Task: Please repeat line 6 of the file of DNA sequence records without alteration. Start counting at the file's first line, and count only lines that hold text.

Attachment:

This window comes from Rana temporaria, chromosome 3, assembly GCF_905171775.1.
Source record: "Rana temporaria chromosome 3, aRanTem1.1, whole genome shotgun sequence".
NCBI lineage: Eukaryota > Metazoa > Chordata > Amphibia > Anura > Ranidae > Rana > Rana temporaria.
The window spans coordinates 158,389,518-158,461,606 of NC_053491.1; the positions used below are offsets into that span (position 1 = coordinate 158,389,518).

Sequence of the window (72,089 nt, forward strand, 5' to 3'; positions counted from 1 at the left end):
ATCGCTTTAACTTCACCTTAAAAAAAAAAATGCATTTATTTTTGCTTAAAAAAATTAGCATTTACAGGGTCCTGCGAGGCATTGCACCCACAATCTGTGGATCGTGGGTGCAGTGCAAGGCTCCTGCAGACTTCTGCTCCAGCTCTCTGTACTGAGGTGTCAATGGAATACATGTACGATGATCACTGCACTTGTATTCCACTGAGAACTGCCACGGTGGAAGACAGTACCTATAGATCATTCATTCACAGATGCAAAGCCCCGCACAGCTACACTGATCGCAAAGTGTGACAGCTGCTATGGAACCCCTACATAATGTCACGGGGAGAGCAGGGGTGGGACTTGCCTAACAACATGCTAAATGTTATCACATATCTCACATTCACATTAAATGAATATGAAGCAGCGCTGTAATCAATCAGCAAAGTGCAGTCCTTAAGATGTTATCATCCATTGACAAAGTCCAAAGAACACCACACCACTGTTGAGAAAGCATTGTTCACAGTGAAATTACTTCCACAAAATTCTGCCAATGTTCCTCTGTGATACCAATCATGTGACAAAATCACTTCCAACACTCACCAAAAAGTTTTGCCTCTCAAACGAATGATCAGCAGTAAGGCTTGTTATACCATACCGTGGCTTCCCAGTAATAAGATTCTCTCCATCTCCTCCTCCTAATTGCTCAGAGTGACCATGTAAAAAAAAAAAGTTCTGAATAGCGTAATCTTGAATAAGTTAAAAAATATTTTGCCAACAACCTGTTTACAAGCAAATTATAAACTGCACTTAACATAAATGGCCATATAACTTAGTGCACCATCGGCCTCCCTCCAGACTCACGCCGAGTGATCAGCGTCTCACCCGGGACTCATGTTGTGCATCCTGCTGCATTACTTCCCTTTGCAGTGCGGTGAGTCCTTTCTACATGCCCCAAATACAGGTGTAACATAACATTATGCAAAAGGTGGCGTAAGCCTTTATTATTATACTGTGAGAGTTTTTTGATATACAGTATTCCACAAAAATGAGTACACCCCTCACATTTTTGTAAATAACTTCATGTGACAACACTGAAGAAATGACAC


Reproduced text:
ATCGCTTTAACTTCACCTTAAAAAAAAAAATGCATTTATTTTTGCTTAAAAAAATTAGCATTTACAGGGTCCTGCGAGGCATTGCACCCACAATCTGTGGATCGTGGGTGCAGTGCAAGGCTCCTGCAGACTTCTGCTCCAGCTCTCTGTACTGAGGTGTCAATGGAATACATGTACGATGATCACTGCACTTGTATTCCACTGAGAACTGCCACGGTGGAAGACAGTACCTATAGATCATTCATTCACAGATGCAAAGCCCCGCACAGCTACACTGATCGCAAAGTGTGACAGCTGCTATGGAACCCCTACATAATGTCACGGGGAGAGCAGGGGTGGGACTTGCCTAACAACATGCTAAATGTTATCACATATCTCACATTCACATTAAATGAATATGAAGCAGCGCTGTAATCAATCAGCAAAGTGCAGTCCTTAAGATGTTATCATCCATTGACAAAGTCCAAAGAACACCACACCACTGTTGAGAAAGCATTGTTCACAGTGAAATTACTTCCACAAAATTCTGCCAATGTTCCTCTGTGATACCAATCATGTGACAAAATCACTTCCAACACTCACCAAAAAGTTTTGCCTCTCAAACGAATGATCAGCAGTAAGGCTTGTTATACCATACCGTGGCTTCCCAGTAATAAGATTCTCTCCATCTCCTCCTCCTAATTGCTCAGAGTGACCATGTAAAAAAAAAAAGTTCTGAATAGCGTAATCTTGAATAAGTTAAAAAATATTTTGCCAACAACCTGTTTACAAGCAAATTATAAACTGCACTTAACATAAATGGCCATATAACTTAGTGCACCATCGGCCTCCCTCCAGACTCACGCCGAGTGATCAGCGTCTCACCCGGGACTCATGTTGTGCATCCTGCTGCATTACTTCCCTTTGCAGTGCGGTGAGTCCTTTCTACATGCCCCAAATACAGGTGTAACATAACATTATGCAAAAGGTGGCGTAAGCCTTTATTATTATACTGTGAGAGTTTTTTGATATACAGTATTCCACAAAAATGAGTACACCCCTCACATTTTTGTAAATAACTTCATGTGACAACACTGAAGAAATGACAC